He owned and operated the Kansas City and Oakland Athletics for 20 years. Nearly everyone, including fellow owners, players, the fans of his teams, the media, and the baseball commissioner, disliked or even despised him. When his team lost, he blamed everyone but himself. When they won, he was apt to call the radio booth during the game if his name was not mentioned often enough. He was a self-made millionaire who, in the words of sportswriter Jim Murray, “worshipped his creator.”1
Working at a time when baseball abhorred change of any stripe, Charlie Finley had more ideas and imagination than all his fellow owners put together. Tactless, rude, and vulgar, he could outwork everyone, running his insurance company in Chicago while badgering his baseball employees at long distance. Working in an age before cellular telephones, Finley spent hours on the phone, usually with someone who would rather have been doing anything other than talking to Charlie. He was a professional salesman, and worked his fellow owners by browbeating them until they might finally give in. Most of the crazy ideas he advanced — orange baseballs and bases — never caught on, but a few that did — World Series night games, the designated hitter — changed the game forever.
It is impossible to write about the great 1970s Athletics, a team that won three consecutive World Series titles, without presenting Finley as the star of the show; the baseball team, even the games themselves, often seemed a sidelight to some other story. This is exactly how Finley wanted it. Ron Bergman, who covered the Oakland Athletics for the Oakland Tribune, once wrote, “Finley makes the games incidental. After the 1973 Series was over … I had to go back and read about the games to see what happened.”2 Several books were written about the A’s during their glory years, and every one of them placed Finley front and center.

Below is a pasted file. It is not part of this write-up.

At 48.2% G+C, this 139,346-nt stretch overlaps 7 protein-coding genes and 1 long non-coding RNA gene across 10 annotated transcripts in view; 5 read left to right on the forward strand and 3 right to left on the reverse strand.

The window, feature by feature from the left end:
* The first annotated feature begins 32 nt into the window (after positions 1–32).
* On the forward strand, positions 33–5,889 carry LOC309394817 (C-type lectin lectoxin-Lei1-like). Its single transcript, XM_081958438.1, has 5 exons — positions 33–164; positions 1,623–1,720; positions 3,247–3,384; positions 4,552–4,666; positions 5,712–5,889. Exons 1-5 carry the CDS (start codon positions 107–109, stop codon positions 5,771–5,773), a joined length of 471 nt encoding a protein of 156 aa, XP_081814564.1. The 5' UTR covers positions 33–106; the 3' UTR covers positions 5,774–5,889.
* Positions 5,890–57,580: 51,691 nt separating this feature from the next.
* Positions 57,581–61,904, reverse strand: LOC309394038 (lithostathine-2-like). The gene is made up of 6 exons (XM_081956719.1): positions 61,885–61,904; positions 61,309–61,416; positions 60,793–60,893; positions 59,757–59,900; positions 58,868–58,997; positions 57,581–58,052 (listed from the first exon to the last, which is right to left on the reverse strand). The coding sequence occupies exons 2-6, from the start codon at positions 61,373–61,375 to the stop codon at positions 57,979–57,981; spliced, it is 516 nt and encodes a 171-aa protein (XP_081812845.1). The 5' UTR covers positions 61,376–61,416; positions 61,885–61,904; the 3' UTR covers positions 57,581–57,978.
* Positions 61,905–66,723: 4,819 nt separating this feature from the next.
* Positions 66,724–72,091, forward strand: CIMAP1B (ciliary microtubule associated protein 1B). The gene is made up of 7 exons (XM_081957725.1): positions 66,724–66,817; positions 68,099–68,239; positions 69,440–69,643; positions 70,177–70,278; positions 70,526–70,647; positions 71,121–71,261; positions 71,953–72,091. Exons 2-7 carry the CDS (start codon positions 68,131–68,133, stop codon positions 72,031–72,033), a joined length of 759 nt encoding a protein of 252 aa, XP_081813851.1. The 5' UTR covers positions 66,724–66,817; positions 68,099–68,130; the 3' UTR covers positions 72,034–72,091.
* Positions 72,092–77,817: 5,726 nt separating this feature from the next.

Finley ran the entire operation to an extent that was startling. He not only made all the baseball decisions in Oakland — deciding whom to draft or sign, making trades, suggesting the lineup, advising in-game strategy — he often wrote the copy for the yearbook, made out the song lists for the organist, decided the menu for the press room during the World Series, and designed the uniforms. Finley had to approve all injuries before a player could be put on the disabled list. Not surprisingly, he went through office staffers at an alarming rate. People soon tire of being screamed at, humiliated, and treated, as one former employee put it, “worse than animals.”
And yet he won. And what’s more, Finley won almost entirely with players that his organization had signed and developed. The Athletics were built precisely the way we imagine a great team ought to be built: They signed or drafted dozens of quality players, sifted through them for a few years until several developed, made a couple of key trades to redistribute the talent, and provided depth with veteran role players. It worked splendidly, and likely would have continued to work splendidly had the game’s labor system not changed. Once the players had to be treated on nearly equal ground, Finley’s techniques were no longer successful. For this, Finley had himself to blame, for no one did more to incite the player revolution than Charlie.
If the architect of the great Athletics had been anyone other than Finley, he might have received a book contract, and spent his retirement years giving speeches on college campuses. Since it was Finley, everyone could hardly wait until he got out of baseball so that they could unplug their noses. It is amusing to imagine what the other owners must have felt watching this man hoist the World Series trophy every year on national television.